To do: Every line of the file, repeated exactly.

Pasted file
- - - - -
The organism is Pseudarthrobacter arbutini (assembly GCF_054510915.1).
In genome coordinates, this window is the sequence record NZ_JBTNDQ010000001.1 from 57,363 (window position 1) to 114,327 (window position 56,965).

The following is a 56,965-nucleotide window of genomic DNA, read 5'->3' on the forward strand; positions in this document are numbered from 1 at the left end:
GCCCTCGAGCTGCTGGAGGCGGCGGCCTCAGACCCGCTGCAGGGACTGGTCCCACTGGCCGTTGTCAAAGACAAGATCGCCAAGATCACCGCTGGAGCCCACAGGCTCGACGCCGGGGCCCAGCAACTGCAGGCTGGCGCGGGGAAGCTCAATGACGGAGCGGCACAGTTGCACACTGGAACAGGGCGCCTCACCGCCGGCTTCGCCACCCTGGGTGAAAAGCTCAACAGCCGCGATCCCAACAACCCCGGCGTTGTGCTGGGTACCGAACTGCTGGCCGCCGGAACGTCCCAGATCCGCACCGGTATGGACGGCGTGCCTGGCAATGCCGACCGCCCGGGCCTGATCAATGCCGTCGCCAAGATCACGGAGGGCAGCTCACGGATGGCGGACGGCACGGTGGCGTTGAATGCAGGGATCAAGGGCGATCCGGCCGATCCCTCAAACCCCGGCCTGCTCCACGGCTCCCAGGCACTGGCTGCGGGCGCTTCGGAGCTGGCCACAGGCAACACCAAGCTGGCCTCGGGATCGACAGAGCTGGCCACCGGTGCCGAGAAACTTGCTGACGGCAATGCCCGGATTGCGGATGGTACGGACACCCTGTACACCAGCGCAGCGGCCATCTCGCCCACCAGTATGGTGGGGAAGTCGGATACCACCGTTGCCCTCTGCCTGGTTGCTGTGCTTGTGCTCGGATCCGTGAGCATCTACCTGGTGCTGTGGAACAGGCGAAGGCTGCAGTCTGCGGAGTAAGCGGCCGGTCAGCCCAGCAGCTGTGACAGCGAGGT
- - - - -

The organism is Pseudarthrobacter arbutini (assembly GCF_054510915.1).
In genome coordinates, this window is the sequence record NZ_JBTNDQ010000001.1 from 57,363 (window position 1) to 114,327 (window position 56,965).

The following is a 56,965-nucleotide window of genomic DNA, read 5'->3' on the forward strand; positions in this document are numbered from 1 at the left end:
GCCCTCGAGCTGCTGGAGGCGGCGGCCTCAGACCCGCTGCAGGGACTGGTCCCACTGGCCGTTGTCAAAGACAAGATCGCCAAGATCACCGCTGGAGCCCACAGGCTCGACGCCGGGGCCCAGCAACTGCAGGCTGGCGCGGGGAAGCTCAATGACGGAGCGGCACAGTTGCACACTGGAACAGGGCGCCTCACCGCCGGCTTCGCCACCCTGGGTGAAAAGCTCAACAGCCGCGATCCCAACAACCCCGGCGTTGTGCTGGGTACCGAACTGCTGGCCGCCGGAACGTCCCAGATCCGCACCGGTATGGACGGCGTGCCTGGCAATGCCGACCGCCCGGGCCTGATCAATGCCGTCGCCAAGATCACGGAGGGCAGCTCACGGATGGCGGACGGCACGGTGGCGTTGAATGCAGGGATCAAGGGCGATCCGGCCGATCCCTCAAACCCCGGCCTGCTCCACGGCTCCCAGGCACTGGCTGCGGGCGCTTCGGAGCTGGCCACAGGCAACACCAAGCTGGCCTCGGGATCGACAGAGCTGGCCACCGGTGCCGAGAAACTTGCTGACGGCAATGCCCGGATTGCGGATGGTACGGACACCCTGTACACCAGCGCAGCGGCCATCTCGCCCACCAGTATGGTGGGGAAGTCGGATACCACCGTTGCCCTCTGCCTGGTTGCTGTGCTTGTGCTCGGATCCGTGAGCATCTACCTGGTGCTGTGGAACAGGCGAAGGCTGCAGTCTGCGGAGTAAGCGGCCGGTCAGCCCAGCAGCTGTGACAGCGAGGT